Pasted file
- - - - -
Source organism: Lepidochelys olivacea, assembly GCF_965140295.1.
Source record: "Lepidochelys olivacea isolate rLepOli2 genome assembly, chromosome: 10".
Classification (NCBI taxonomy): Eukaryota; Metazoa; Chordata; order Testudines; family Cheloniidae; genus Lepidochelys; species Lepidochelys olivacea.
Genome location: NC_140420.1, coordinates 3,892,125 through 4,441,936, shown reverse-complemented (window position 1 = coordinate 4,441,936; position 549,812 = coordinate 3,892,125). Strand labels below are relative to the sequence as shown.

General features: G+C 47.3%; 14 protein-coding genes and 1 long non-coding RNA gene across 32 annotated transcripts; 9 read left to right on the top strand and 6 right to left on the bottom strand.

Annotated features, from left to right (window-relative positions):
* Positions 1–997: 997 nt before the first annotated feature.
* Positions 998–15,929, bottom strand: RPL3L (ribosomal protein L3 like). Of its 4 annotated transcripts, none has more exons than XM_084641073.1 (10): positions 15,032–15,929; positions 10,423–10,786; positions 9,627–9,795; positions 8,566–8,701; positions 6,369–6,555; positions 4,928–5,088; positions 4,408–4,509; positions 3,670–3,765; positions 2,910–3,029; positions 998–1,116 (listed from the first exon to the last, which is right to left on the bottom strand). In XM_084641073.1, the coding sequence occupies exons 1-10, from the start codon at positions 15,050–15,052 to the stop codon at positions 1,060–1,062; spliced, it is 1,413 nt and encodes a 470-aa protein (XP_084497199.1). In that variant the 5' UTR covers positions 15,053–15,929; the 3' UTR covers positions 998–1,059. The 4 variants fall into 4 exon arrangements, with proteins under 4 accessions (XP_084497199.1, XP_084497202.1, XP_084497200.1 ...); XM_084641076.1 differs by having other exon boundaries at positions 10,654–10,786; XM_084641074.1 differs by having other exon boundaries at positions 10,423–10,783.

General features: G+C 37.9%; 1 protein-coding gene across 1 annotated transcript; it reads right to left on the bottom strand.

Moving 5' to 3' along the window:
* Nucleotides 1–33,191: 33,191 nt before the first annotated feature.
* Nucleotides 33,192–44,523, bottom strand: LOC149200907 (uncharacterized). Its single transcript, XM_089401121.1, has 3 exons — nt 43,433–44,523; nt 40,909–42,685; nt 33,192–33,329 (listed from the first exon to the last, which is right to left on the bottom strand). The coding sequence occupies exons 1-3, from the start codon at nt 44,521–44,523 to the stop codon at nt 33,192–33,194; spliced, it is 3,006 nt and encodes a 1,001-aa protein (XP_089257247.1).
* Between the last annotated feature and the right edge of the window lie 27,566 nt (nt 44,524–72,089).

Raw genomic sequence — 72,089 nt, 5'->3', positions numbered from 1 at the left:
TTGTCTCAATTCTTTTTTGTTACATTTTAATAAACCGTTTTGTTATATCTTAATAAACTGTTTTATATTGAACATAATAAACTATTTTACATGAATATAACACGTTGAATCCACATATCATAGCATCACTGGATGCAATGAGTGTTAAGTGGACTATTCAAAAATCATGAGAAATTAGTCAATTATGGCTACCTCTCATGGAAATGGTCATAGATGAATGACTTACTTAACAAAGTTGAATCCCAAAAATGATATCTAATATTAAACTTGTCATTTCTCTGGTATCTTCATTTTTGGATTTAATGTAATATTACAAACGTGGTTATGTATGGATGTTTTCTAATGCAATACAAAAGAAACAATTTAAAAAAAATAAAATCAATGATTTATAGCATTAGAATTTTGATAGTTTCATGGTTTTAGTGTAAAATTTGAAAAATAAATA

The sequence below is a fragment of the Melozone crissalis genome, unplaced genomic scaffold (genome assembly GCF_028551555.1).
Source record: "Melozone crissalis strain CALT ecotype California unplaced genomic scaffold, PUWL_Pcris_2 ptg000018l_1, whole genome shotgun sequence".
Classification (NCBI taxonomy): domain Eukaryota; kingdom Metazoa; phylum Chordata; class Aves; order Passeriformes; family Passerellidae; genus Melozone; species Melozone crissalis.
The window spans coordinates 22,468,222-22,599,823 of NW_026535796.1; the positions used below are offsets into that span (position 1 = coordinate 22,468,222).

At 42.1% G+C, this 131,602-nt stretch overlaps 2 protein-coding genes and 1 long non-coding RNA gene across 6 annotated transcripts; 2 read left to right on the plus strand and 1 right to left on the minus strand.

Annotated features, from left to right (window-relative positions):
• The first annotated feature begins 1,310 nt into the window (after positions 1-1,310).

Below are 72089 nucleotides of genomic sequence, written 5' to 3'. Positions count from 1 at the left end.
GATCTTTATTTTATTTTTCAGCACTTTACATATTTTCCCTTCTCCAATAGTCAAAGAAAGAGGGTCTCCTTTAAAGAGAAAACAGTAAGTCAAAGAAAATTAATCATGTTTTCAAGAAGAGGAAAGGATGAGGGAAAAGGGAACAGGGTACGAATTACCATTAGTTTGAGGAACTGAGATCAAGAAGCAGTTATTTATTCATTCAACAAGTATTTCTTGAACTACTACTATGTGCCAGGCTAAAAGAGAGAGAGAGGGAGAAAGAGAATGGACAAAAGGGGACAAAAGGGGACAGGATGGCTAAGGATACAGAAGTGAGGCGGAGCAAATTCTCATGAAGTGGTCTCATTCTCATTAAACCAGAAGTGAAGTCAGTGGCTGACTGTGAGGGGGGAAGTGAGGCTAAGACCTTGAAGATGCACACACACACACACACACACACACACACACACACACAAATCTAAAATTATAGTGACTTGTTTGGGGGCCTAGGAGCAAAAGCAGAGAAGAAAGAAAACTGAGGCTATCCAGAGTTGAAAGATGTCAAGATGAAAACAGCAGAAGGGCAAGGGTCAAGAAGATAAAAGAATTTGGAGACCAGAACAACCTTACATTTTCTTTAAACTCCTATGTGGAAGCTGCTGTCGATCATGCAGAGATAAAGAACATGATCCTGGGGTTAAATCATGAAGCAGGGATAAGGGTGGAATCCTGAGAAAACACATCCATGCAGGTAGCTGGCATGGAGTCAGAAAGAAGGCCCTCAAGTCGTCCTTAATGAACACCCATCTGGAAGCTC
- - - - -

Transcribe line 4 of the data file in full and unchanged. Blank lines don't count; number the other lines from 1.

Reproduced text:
Genome location: NC_140420.1, coordinates 3,892,125 through 4,441,936, shown reverse-complemented (window position 1 = coordinate 4,441,936; position 549,812 = coordinate 3,892,125). Strand labels below are relative to the sequence as shown.